Small-cell lung cancer (SCLC) causes cells in lung tissue to mutate and grow uncontrollably. When these cells look different than healthy cells under a microscope, doctors call this poorly differentiated SCLC. Poorly differentiated cells can spread more quickly than well-differentiated cells.

Differentiation helps doctors assign a grade to tumors, which can tell them important information about the cancer and how it may spread.

In this article, we look at how poorly differentiated SCLC differs from other tumor grades, how doctors diagnose it, and how diagnosis may affect prognosis and treatment.

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Pathologists use differentiation to describe how cancerous cells look under a microscope.

There are four types, or grades, of differentiation:

  • Well-differentiated: This is where cancerous cells look similar to healthy lung tissue cells and appear relatively organized.
  • Moderately differentiated: Here, cancerous cells share some similarities with healthy lung tissue cells but also differ in some ways.
  • Poorly differentiated: These cancerous cells look different from healthy lung tissue cells.
  • Undifferentiated: These cells differ greatly from healthy lung tissue cells.

Pathologists assign a number to each grade. The numbers range from 1 (well-differentiated) to 4 (undifferentiated). There can also be grade X, which pathologists use when the grade is unknown.

Tumor grades are different from cancer staging. Cancer staging determines how advanced the cancer is, based on how far it has spread throughout the body. For SCLC, doctors often use a two-stage system: limited stage and extensive stage.

Limited stage SCLC is present on one side of the chest and typically causes cancer in one lung and sometimes the lymph nodes on the same side of the chest.

In extensive stage SCLC, the cancer has spread to both lungs or to other body parts.

Tumor grades and cancer staging will both appear on a pathology report for people with SCLC. A doctor will be able to explain what the results mean and how they may affect treatment decisions and outcomes.

The American Cancer Society (ACS) provides a useful guide on understanding the contents of a pathology report for people with lung cancer.

SCLC is a serious condition that is difficult to cure. According to the National Cancer Institute, current treatments will not cure lung cancer for most people.

Treatment can slow or prevent the tumor from growing in people with SCLC, but the cancer is likely to return.

On average, people with poorly differentiated SCLC typically have worse outcomes than those with a lower grade. Poorly differentiated SCLC can grow and spread more quickly than well-differentiated SCLC and requires intensive treatment.

The overall prognosis for SCLC depends on several factors, in addition to differentiation. A person’s age, health status, and cancer stage also play a role.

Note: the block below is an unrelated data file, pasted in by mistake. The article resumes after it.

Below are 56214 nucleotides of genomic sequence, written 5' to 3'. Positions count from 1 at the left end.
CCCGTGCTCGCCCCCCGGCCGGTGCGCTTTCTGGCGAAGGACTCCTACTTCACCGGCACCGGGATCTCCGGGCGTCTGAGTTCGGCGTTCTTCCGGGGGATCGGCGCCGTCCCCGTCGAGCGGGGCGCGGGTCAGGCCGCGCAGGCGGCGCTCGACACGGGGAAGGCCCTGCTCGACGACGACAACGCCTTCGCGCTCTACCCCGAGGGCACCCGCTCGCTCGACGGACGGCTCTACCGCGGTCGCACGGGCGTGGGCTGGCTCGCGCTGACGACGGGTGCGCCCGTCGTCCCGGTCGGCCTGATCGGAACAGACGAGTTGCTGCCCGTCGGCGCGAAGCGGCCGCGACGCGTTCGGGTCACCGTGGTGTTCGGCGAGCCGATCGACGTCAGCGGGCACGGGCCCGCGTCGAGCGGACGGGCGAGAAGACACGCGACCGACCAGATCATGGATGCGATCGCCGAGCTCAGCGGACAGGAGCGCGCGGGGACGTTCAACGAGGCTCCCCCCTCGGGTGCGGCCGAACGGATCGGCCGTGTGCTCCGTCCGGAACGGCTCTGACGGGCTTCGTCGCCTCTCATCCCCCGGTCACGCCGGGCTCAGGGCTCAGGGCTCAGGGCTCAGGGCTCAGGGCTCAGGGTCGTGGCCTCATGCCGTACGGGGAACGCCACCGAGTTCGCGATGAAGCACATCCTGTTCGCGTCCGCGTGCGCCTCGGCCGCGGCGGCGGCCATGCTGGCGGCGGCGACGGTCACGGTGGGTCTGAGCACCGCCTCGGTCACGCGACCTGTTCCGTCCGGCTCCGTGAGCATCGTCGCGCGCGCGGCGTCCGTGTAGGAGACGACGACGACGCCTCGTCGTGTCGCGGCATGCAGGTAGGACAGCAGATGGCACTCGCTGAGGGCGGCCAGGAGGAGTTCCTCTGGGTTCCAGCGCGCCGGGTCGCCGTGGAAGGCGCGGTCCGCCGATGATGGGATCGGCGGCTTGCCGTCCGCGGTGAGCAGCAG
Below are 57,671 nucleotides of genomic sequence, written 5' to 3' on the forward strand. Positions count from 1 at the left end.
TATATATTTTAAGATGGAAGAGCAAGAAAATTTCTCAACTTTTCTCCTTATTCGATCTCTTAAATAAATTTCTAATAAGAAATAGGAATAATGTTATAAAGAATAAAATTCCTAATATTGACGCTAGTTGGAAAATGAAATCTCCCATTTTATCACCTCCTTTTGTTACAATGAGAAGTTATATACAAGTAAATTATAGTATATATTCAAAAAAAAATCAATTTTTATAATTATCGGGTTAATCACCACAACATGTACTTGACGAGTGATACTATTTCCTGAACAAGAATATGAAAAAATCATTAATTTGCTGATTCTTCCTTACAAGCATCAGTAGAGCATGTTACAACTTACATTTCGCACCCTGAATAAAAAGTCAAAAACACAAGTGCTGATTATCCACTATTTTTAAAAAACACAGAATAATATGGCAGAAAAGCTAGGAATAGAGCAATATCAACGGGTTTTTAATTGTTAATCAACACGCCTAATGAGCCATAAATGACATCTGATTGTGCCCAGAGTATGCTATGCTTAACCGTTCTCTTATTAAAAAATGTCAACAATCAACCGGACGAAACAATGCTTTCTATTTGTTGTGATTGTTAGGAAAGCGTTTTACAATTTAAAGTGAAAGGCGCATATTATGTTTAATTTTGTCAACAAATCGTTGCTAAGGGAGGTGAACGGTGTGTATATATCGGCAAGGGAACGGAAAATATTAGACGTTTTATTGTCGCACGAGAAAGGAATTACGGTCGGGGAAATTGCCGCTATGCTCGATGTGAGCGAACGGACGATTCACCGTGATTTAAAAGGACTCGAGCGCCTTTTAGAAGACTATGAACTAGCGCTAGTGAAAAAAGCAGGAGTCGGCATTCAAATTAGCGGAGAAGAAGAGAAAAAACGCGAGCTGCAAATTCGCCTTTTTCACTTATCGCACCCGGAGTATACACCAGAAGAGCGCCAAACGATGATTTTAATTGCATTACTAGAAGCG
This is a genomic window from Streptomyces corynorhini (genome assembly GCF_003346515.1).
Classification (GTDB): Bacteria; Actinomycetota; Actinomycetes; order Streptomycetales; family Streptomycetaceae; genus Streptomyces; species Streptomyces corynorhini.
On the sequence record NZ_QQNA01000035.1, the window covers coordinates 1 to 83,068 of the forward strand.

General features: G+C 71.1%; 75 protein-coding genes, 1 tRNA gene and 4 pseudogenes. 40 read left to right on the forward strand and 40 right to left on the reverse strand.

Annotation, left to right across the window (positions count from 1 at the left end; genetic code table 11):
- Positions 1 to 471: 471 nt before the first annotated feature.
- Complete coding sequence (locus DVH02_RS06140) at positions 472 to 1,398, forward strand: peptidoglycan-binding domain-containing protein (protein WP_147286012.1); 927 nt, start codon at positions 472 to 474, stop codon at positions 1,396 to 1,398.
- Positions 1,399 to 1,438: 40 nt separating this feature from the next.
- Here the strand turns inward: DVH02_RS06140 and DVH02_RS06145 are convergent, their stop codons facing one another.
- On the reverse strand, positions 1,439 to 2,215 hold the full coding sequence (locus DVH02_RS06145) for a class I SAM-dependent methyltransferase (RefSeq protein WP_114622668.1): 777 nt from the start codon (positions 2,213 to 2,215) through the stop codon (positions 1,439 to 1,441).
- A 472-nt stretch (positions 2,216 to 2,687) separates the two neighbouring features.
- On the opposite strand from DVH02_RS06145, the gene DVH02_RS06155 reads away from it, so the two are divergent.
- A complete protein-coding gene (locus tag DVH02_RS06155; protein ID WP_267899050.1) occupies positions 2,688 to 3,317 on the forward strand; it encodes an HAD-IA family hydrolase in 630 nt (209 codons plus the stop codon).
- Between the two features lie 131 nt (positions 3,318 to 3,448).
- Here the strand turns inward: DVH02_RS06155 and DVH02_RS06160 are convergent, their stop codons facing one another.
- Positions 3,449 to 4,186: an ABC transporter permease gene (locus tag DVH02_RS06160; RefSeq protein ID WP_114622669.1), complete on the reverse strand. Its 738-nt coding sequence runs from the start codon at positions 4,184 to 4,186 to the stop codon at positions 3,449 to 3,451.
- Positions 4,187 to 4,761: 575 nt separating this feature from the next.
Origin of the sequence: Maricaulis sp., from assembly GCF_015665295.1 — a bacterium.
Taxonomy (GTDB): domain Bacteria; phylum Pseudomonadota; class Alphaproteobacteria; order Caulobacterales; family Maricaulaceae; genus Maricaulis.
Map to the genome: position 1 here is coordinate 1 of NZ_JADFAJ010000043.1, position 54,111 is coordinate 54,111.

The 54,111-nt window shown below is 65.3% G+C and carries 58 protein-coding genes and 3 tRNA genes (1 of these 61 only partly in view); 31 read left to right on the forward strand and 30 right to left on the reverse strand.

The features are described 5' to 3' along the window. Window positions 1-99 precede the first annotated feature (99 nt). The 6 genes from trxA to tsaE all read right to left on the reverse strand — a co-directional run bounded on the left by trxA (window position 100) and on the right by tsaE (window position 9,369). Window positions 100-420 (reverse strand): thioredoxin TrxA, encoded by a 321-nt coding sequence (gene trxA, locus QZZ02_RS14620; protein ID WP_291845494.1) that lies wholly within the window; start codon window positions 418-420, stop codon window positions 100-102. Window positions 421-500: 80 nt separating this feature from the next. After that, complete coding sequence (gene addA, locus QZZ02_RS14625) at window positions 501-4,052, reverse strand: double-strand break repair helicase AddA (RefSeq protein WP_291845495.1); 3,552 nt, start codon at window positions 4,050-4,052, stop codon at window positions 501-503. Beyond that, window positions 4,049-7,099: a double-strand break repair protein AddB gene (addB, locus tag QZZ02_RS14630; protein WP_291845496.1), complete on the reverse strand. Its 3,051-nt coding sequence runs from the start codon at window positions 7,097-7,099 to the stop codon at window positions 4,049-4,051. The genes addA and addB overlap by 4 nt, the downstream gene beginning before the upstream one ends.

The ACS estimates that around 2 in 3 people with SCLC have extensive stage cancer by the time doctors diagnose it. Extensive stage SCLC is more difficult to treat than limited stage SCLC, as it has spread to multiple parts of the body.

The 5-year relative survival rate for people with SCLC that is only in one area of the chest is 27%. This means that people with localized SCLC have a 27% chance of surviving for at least 5 years from the time they receive their diagnosis, compared with the rest of the population.

If the cancer has spread outside the lung to nearby tissues, this rate falls to 16%. If SCLC reaches distant organs and tissues, the 5-year relative survival rate is 3%.

To diagnose SCLC, a doctor will ask about a person’s symptoms and any risk factors for the condition, such as smoking.

They will also ask about family history and perform a physical examination. If lung cancer is a possibility, the doctor may order diagnostic tests.

There are a range of tests doctors may use, depending on the case. These include:

  • medical imaging tests, such as an X-ray and CT scans, to see inside the lungs
  • a tissue biopsy, which involves a doctor taking a small sample of cells from lung tissue to send to a laboratory
  • sputum cytology, which involves taking a sample of mucus from the lungs for analysis
  • bronchoscopy, where a doctor uses a small camera to see inside the airways
  • pulmonary function tests

If a person receives an SCLC diagnosis, a pathologist can look at lung tissue cells from a biopsy under a microscope to determine the tumor grade.

They will also assess the stage of the cancer and other important information and compile this into a report. Doctors use this to guide treatment decisions.

In people with SCLC, cells in lung tissue mutate and grow uncontrollably. When these cells look different from healthy lung tissue cells under a microscope, doctors call this poorly differentiated SCLC.

Pathologists use cell differentiation to assign tumors a grade, based on the extent to which cancerous cells differ from healthy cells in the same part of the body.

Poorly differentiated SCLC can spread more easily than lower-grade SCLC tumors. This is because poorly differentiated cells can grow faster. However, every case is different, and differentiation is not the only factor that determines the outlook.

People should contact a doctor, such as an oncologist, if they have any questions about tumor grades and what they mean.